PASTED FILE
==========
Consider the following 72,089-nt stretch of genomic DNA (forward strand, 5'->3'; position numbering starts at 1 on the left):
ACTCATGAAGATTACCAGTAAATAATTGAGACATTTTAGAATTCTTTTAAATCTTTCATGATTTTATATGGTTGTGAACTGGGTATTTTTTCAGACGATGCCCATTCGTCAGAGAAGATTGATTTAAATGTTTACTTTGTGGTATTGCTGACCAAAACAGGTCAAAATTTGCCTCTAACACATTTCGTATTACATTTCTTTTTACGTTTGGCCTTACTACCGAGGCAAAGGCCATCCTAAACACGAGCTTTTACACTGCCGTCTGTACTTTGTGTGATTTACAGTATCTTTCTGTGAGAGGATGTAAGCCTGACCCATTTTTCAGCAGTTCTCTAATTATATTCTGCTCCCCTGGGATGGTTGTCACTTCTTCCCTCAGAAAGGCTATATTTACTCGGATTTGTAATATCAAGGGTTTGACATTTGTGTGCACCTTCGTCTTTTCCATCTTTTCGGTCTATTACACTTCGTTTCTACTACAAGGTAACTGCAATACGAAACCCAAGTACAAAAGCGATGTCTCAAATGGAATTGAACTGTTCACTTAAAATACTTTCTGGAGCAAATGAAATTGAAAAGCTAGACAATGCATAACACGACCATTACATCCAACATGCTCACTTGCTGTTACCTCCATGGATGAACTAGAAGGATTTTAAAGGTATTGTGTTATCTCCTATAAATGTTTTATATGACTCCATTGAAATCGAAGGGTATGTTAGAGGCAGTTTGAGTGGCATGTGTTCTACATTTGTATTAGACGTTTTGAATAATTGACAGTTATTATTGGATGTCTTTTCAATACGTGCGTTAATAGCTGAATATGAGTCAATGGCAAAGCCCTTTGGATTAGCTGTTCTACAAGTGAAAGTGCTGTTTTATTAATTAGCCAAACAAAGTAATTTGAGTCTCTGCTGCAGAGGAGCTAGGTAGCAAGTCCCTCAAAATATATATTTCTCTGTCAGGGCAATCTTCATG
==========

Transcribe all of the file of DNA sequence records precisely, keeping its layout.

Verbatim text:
Consider the following 72,089-nt stretch of genomic DNA (forward strand, 5'->3'; position numbering starts at 1 on the left):
ACTCATGAAGATTACCAGTAAATAATTGAGACATTTTAGAATTCTTTTAAATCTTTCATGATTTTATATGGTTGTGAACTGGGTATTTTTTCAGACGATGCCCATTCGTCAGAGAAGATTGATTTAAATGTTTACTTTGTGGTATTGCTGACCAAAACAGGTCAAAATTTGCCTCTAACACATTTCGTATTACATTTCTTTTTACGTTTGGCCTTACTACCGAGGCAAAGGCCATCCTAAACACGAGCTTTTACACTGCCGTCTGTACTTTGTGTGATTTACAGTATCTTTCTGTGAGAGGATGTAAGCCTGACCCATTTTTCAGCAGTTCTCTAATTATATTCTGCTCCCCTGGGATGGTTGTCACTTCTTCCCTCAGAAAGGCTATATTTACTCGGATTTGTAATATCAAGGGTTTGACATTTGTGTGCACCTTCGTCTTTTCCATCTTTTCGGTCTATTACACTTCGTTTCTACTACAAGGTAACTGCAATACGAAACCCAAGTACAAAAGCGATGTCTCAAATGGAATTGAACTGTTCACTTAAAATACTTTCTGGAGCAAATGAAATTGAAAAGCTAGACAATGCATAACACGACCATTACATCCAACATGCTCACTTGCTGTTACCTCCATGGATGAACTAGAAGGATTTTAAAGGTATTGTGTTATCTCCTATAAATGTTTTATATGACTCCATTGAAATCGAAGGGTATGTTAGAGGCAGTTTGAGTGGCATGTGTTCTACATTTGTATTAGACGTTTTGAATAATTGACAGTTATTATTGGATGTCTTTTCAATACGTGCGTTAATAGCTGAATATGAGTCAATGGCAAAGCCCTTTGGATTAGCTGTTCTACAAGTGAAAGTGCTGTTTTATTAATTAGCCAAACAAAGTAATTTGAGTCTCTGCTGCAGAGGAGCTAGGTAGCAAGTCCCTCAAAATATATATTTCTCTGTCAGGGCAATCTTCATG